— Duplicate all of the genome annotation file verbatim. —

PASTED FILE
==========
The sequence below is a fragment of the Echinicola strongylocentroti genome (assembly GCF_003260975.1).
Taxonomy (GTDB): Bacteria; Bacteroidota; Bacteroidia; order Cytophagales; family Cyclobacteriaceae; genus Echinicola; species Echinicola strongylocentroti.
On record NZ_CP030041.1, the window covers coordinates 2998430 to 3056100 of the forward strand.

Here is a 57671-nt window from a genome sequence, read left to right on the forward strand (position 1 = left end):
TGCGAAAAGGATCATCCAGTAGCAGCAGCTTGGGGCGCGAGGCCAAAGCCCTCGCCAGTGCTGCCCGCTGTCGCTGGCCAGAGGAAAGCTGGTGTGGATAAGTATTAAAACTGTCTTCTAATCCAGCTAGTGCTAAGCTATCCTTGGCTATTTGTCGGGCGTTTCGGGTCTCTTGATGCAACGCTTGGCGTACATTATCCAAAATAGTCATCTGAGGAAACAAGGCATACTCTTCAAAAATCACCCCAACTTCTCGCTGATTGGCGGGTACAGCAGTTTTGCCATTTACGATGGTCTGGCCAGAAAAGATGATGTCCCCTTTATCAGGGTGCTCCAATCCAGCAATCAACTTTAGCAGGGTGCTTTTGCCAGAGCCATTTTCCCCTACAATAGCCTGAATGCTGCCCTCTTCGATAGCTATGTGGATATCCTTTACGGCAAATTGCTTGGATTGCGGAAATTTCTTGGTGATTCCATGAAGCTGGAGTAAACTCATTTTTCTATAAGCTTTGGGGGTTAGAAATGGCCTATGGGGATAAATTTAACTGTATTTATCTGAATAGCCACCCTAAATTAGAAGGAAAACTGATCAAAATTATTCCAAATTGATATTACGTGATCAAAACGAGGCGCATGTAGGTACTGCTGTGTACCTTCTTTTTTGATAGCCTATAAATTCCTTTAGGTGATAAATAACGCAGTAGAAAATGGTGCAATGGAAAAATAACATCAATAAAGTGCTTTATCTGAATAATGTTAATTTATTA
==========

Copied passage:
The sequence below is a fragment of the Echinicola strongylocentroti genome (assembly GCF_003260975.1).
Taxonomy (GTDB): Bacteria; Bacteroidota; Bacteroidia; order Cytophagales; family Cyclobacteriaceae; genus Echinicola; species Echinicola strongylocentroti.
On record NZ_CP030041.1, the window covers coordinates 2998430 to 3056100 of the forward strand.

Here is a 57671-nt window from a genome sequence, read left to right on the forward strand (position 1 = left end):
TGCGAAAAGGATCATCCAGTAGCAGCAGCTTGGGGCGCGAGGCCAAAGCCCTCGCCAGTGCTGCCCGCTGTCGCTGGCCAGAGGAAAGCTGGTGTGGATAAGTATTAAAACTGTCTTCTAATCCAGCTAGTGCTAAGCTATCCTTGGCTATTTGTCGGGCGTTTCGGGTCTCTTGATGCAACGCTTGGCGTACATTATCCAAAATAGTCATCTGAGGAAACAAGGCATACTCTTCAAAAATCACCCCAACTTCTCGCTGATTGGCGGGTACAGCAGTTTTGCCATTTACGATGGTCTGGCCAGAAAAGATGATGTCCCCTTTATCAGGGTGCTCCAATCCAGCAATCAACTTTAGCAGGGTGCTTTTGCCAGAGCCATTTTCCCCTACAATAGCCTGAATGCTGCCCTCTTCGATAGCTATGTGGATATCCTTTACGGCAAATTGCTTGGATTGCGGAAATTTCTTGGTGATTCCATGAAGCTGGAGTAAACTCATTTTTCTATAAGCTTTGGGGGTTAGAAATGGCCTATGGGGATAAATTTAACTGTATTTATCTGAATAGCCACCCTAAATTAGAAGGAAAACTGATCAAAATTATTCCAAATTGATATTACGTGATCAAAACGAGGCGCATGTAGGTACTGCTGTGTACCTTCTTTTTTGATAGCCTATAAATTCCTTTAGGTGATAAATAACGCAGTAGAAAATGGTGCAATGGAAAAATAACATCAATAAAGTGCTTTATCTGAATAATGTTAATTTATTA